When an infidel asked the opinion of an American statesman on the propriety of taking active measures to advance the principles of infidelity, he said, “Beware how you wake a sleeping lion: if men are so bad under the restraints of Christianity, what will they be without them?” What a horrible scheme, to require such precautions! There is no necessity for anything of the kind with the religion of the Bible. Who can deny its pure and moral tendency? Perhaps you have never read that noble and beautiful epitome of the system you affect to despise: “Finally, brethren, whatsoever things are true, whatsoever things are honest, whatsoever things are just, whatsoever things are pure whatsoever things are lovely, whatsoever things are of good report: if there be any virtue, and if there be any praise, think on these things.” Phil. 4:8. Surely, sir, you are not unacquainted with the tremendous doctrines which call for such a pure and elevated morality. But could we expect a lower standard than the above, if we are to look for any harmony between principles and practice? Take away a single item from the above catalogue of moral virtues, and a defection from Christian principles glaring and inconsistent will immediately appear. What but the dread sanctions of the doctrines of the Bible could call forth, and sustain, such a lovely exhibition of pure morality in everyday life? A course of conduct this, which must be approved of by men, and also by a holy God, who searcheth the heart. I shall not further contrast infidelity with Christianity. It would be a loss of time to compare night with day, or winter with summer, merely to show that there is a vast difference between them.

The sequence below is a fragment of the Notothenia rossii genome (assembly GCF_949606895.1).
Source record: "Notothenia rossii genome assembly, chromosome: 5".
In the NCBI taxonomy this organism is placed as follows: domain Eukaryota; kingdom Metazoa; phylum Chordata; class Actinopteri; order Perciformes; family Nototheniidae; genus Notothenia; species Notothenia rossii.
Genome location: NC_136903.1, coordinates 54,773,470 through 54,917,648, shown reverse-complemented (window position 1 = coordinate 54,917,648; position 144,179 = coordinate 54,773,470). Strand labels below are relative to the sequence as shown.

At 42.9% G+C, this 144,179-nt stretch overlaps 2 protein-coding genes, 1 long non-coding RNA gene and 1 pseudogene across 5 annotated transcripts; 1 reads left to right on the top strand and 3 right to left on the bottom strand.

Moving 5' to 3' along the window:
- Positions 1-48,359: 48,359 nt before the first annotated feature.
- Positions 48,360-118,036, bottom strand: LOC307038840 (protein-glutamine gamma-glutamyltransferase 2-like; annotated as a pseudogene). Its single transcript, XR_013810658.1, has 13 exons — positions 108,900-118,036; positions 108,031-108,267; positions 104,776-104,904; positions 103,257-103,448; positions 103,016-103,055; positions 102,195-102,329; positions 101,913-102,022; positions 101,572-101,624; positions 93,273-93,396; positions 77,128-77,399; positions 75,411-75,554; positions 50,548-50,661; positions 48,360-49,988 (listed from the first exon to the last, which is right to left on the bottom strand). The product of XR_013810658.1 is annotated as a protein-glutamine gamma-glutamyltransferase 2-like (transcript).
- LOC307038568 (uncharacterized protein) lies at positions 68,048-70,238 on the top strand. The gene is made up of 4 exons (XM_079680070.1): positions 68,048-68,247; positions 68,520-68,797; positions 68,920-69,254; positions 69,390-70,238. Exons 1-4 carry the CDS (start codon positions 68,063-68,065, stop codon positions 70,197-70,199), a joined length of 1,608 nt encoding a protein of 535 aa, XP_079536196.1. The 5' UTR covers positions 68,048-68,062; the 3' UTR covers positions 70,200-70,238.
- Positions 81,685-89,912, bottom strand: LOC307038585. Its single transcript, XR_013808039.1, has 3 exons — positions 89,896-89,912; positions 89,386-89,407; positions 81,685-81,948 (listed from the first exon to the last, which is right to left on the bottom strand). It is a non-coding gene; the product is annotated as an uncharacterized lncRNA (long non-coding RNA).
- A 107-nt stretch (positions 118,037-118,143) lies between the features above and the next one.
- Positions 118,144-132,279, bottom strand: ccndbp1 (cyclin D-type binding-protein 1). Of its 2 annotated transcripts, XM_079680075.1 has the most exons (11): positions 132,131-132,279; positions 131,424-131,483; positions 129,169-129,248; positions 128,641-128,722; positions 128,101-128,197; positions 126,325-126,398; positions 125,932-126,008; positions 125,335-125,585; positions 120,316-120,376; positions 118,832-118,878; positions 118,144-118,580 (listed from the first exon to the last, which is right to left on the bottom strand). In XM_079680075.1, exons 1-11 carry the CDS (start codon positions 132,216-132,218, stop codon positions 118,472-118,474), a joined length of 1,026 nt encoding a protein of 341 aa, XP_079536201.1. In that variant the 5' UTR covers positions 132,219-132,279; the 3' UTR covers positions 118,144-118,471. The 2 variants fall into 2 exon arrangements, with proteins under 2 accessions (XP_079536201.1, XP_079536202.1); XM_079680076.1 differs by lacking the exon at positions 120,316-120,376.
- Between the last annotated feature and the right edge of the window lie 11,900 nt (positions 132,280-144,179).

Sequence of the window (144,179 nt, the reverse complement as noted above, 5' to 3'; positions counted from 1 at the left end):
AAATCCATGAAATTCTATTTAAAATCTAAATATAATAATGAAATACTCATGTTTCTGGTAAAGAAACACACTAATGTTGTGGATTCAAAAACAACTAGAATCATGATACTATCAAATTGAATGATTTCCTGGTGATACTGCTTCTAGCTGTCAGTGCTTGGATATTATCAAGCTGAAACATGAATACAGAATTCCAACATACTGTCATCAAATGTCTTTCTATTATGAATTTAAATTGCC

There is an abundance of sophistry in what you have advanced against the resurrection and day of judgment. Perhaps you are not aware that centuries ago the same ideas were recorded in a Jewish Talmud, of which the following is the substance: